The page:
A number of years ago in a television interview the political commentator George Will asserted that being an American is, unlike the identities of the European (and other) nations, based on the concept of assent. This means, in short, assent to or acceptance of values in the primary documents of the United States, namely, the Declaration of Independence, the US Constitution, and the Bill of Rights. By contrast, Will stated, other peoples throughout the world trace their roots or the essence of their nationhood to a distant past without an explicit concept as its foundation except that of ancestry and language—which in some sense merely begs the question of what their nationhood means.
Without necessarily agreeing with George Will's right-wing political views, we can see that on this issue he's expressing a truth, but one without specifics beyond his mention of the primary documents, which many Americans probably have never actually read. We also must deal with the fact that the actual history of the US would have been quite different if most Americans had actually believed the core truth expressed in the Declaration that "all men are created equal." We can, however, hope that a greater percentage of Americans believe in this eternal principle now than at any earlier time in our history, despite the xenophobia that has been encouraged in political demagoguery at the highest level over the past several years. We will therefore conclude that the principle of equality is the potential and intended essence of Americanism, though it has been very (to put it mildly) imperfectly carried out.
But if we were to choose a specific point in the primary documents that we can say Americans as a whole probably have consistently based their national identity on, in my opinion it would be the following:
We, therefore, the representatives of the United States of America, in general Congress assembled, appealing to the Supreme Judge of the world for the rectitude of our intentions, do, in the name and by the authority of the good people of these colonies, solemnly publish and declare that these united colonies are, and of right ought to be, FREE AND INDEPENDENT STATES...[Italics added]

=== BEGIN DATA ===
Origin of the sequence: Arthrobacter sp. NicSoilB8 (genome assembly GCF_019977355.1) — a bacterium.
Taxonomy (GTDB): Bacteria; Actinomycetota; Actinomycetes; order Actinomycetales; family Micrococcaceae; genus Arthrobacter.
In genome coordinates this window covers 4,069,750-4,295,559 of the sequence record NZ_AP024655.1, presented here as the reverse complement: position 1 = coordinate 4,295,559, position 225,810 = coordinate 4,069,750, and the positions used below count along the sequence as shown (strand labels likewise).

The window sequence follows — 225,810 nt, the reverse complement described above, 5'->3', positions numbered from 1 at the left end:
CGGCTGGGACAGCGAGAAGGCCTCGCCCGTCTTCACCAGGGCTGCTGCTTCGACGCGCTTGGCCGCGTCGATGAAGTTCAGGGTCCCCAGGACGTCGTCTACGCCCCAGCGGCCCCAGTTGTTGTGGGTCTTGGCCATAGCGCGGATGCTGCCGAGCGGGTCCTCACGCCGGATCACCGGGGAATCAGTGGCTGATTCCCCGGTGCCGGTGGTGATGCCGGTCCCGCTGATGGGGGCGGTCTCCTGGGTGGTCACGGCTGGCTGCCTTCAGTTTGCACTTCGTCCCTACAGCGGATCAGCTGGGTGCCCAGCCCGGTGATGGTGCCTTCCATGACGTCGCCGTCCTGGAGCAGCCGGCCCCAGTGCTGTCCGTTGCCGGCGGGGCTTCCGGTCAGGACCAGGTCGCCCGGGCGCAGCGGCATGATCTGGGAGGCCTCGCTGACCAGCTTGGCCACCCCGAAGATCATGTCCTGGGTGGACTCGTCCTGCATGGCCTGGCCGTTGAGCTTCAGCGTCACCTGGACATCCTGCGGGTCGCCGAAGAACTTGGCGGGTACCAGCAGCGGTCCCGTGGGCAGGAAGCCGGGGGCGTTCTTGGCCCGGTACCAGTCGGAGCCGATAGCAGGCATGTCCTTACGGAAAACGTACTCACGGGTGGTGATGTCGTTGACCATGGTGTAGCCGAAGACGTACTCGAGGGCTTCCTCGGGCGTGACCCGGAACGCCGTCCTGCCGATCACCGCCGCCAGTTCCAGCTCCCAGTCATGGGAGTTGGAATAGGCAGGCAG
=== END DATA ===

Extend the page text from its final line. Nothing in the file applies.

This one sentence seems to encapsulate a series of key points that have defined, and still define, the American psyche and even can be said implicitly to establish the conviction of the equality of mankind. If we break it down point by point, it asserts 1) the different states are united, 2) the government is a representative one, 3) it is founded at least implicitly on the concept of a higher power that judges us, without reference to or accepting any specific religion or necessarily any organized religion at all, and 4) the United States are/is free and independent in perpetuity.
I italicized the one clause for two reasons. First, it was not written by Jefferson himself but added by Congress before the document was finalized (though it is not inconsistent with the deism of Jefferson and others). Second, judging by the thinking and intentions of Americans throughout history, the clause contains what might be even more central than the other points we've noted. It expresses both the idea of belief in a power greater than humanity, and the non-requirement of a specific belief beyond this generalized one. It also asserts that Americans themselves base their new country on "the rectitude of our intentions." The intention is, and has been for 243 years, to do right, however imperfectly it has been realized.